Sisse Craven Herald ja pioneer 3. jaanuaril 1969 tõi kavandatava sulgemise huvitav omadus esile iroonia, et Barnoldswicki nõukogu (Yorkshire'i lääneosa) rahanduskomitee oli hiljuti saanud British Raililt kaks teadet: üks teavitas neid BR & rsquose kavatsusest paigaldada Thorntoni kaasaegsed & lsquoomniticket & rsquo masinad -Craveni ja Earby jaamades, teine ​​oli tema ettepanek jaamad 5. mail sulgeda. Üks komisjoni liige muigas, et esimene neist masinatest väljastatud pilet võib olla ka viimane. Vastupidiselt Kirde-Lancashire'i sulgemise vastu tunduvale näilisele tugevusele märkis komisjoni liige G Hale & lsquothe, et kavandatud sulgemise & rsquo vastu pole protesti. Ta jätkas, & lsquo Peale kummalise inimese, kes soovis lapsevankrit transportida, tundub, et avalikkus on loobunud raudtee kasutamisest täielikult. Endorsing this opinion, Treasurer, Mr J C Roscow recollected that from time to time he had tried to count the passengers using the train between Skipton and Colne, but he &lsquocouldn&rsquot because there weren&rsquot any there were never more than one or two people on the two-coach trains&rsquo.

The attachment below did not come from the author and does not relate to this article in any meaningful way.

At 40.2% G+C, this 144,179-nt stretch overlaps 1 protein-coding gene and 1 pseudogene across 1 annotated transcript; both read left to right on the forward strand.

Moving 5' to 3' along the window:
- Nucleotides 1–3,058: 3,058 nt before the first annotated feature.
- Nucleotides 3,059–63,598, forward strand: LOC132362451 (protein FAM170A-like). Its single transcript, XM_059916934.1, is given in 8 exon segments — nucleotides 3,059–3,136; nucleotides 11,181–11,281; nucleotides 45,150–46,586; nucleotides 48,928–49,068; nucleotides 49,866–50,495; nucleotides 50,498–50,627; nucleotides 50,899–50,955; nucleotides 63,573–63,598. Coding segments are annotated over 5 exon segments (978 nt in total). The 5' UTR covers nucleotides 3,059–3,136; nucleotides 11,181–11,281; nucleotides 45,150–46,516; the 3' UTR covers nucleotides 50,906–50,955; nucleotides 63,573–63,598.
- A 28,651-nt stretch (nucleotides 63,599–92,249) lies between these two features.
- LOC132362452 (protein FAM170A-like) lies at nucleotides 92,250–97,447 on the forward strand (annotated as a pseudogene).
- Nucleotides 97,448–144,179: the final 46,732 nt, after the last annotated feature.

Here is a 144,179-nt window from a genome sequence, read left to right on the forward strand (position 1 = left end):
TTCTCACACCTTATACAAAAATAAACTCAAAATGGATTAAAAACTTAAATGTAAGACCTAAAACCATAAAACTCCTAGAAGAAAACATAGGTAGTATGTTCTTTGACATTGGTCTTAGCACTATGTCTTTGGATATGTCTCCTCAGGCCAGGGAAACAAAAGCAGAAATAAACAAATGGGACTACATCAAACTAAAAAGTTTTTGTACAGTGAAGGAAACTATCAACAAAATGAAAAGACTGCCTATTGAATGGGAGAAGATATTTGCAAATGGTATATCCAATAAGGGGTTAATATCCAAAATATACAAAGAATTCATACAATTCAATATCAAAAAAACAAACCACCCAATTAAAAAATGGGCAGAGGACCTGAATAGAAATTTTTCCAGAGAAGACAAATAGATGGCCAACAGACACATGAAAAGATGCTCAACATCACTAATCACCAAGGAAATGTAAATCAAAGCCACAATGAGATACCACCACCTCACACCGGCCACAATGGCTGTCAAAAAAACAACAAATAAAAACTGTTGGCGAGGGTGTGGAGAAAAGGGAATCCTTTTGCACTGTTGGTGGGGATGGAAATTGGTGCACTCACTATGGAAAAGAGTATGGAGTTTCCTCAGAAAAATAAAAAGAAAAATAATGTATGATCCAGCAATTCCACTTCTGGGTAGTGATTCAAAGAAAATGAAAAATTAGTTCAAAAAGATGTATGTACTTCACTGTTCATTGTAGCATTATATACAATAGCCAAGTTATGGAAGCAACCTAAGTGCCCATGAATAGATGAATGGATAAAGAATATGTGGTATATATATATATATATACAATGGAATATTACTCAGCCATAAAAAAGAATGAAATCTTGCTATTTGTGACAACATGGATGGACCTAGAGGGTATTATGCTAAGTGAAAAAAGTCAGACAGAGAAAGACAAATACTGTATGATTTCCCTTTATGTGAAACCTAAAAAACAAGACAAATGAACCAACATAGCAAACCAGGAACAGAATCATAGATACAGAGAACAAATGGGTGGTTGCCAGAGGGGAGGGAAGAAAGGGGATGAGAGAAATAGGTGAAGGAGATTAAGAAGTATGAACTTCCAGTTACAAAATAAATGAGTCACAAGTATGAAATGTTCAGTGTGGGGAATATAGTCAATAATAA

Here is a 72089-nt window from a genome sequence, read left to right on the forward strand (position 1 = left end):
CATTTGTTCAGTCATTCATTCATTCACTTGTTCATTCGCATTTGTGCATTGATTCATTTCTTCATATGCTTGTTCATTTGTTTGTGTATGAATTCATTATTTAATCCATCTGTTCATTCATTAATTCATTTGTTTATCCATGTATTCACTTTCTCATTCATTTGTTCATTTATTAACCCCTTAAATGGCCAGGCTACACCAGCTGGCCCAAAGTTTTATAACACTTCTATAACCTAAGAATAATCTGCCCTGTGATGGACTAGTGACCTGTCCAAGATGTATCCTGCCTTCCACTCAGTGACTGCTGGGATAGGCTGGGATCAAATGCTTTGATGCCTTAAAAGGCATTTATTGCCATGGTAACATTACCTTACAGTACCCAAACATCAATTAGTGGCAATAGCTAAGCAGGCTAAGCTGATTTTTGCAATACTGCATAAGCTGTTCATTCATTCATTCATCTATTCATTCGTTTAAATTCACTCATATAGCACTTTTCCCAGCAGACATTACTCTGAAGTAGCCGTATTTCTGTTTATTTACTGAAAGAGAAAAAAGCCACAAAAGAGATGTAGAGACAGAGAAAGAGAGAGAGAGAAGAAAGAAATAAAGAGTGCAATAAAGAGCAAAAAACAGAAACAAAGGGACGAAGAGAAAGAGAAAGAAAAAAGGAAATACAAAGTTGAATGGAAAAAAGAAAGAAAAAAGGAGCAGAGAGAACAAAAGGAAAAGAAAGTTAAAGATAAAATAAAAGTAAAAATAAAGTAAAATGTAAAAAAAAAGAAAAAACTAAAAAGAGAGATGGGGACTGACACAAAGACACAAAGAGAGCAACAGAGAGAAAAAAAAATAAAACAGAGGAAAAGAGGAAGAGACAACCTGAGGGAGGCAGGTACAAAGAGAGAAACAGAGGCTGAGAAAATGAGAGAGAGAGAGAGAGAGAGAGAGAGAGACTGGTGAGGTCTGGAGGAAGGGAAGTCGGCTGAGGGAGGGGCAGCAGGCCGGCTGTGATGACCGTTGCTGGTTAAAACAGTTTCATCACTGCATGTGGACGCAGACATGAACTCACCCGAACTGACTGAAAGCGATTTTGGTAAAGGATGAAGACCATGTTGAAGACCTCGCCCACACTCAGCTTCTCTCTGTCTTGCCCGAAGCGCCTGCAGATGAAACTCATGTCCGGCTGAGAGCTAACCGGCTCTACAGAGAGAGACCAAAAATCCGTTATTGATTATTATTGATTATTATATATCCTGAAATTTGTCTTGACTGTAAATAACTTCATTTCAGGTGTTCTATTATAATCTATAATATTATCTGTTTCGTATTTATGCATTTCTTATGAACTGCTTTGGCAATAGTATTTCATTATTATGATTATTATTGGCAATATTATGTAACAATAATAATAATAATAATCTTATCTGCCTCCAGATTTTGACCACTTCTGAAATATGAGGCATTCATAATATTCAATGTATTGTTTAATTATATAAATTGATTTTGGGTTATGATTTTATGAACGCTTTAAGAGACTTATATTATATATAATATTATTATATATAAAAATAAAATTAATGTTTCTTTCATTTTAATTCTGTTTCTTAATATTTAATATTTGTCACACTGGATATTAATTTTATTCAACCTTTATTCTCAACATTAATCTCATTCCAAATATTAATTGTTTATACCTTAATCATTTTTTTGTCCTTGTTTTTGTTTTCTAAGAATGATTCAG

The public hearing of objections to the Skipton-Colne closure ended on 24 June 1969. Three days later a report was carried in Nelson Leader. Nelson and Colne MP David Waddington (later Lord Waddington) reflected that it was ironic that a proposal to sever the only remaining rai link between North-East Lancashire and Yorkshire (Blackburn to Hellifield having closed in 1962 and Rose Grove to Hebden Bridge/Todmorden in 1965) should be advanced at a time when everybody was paying lip service to the need for better communications between the area&rsquos towns and cities and the rest of the country as a prerequisite of economic growth. The hearing was told that no new road link between North-East Lancashire and the M6 motorway was envisaged in a recent Green Paper in the light of which further isolation of the area by the closure of the Skipton-Colne railway could deter individuals and industries to move to, or remain here the M65 was eventually opened during the 1980s and &rsquo90s between the M6 and the Colne, but its eastward extension over the &lsquoMoss&rsquo to join the Aire Valley Expressway has not been built. Specific developments which would benefit from the retention of the railway were brought to the attention of the hearing. One of these was the proposed Central Lancashire New Town (Preston / Leyland / Chorley) and the new Whitewalls Industrial Estate in Colne which needed easy communication with the West Riding. The isolation of North-East Lancs from such places as Leeds, Bradford, York and Hull as well as Skipton itself was emphasised. Mr R Pensam, Chief Assistant Solicitor to Burnley Council, drew attention to the Royal Commission Report on Local Government which recommended the establishment of a new administrative authority to extend from south of Burnley almost as far north as Skipton. Within this new area (which approximates to the modern Borough of Pendle and includes land historically in Lancashire and the West Riding) he pointed out that &lsquocomprehensive development of the whole area&rsquo was envisaged and &lsquothe lack of passenger rail services going through the area of the authority would be a very serious handicap &hellip if retained its use would increase&rsquo. His words were to be prophetic: fifty years on the contrast between the economic health of Airedale and the less-favoured Pendle is evident. A further area of objection concerned the difficulties for recreational travel that would be caused by the closure of the Skipton-Colne railway. West Riding people wishing to travel to the popular West Lancashire coastal resorts would no longer have easy access by rail. The recreational facilities of the Yorkshire Dales would likewise become difficult of access to the people of East Lancashire&rsquos industrial towns. Objectors pointed out that these impediments to travel were unacceptable at a time when the government was stressing the increased demand for, and economic importance of, leisure facilitiese.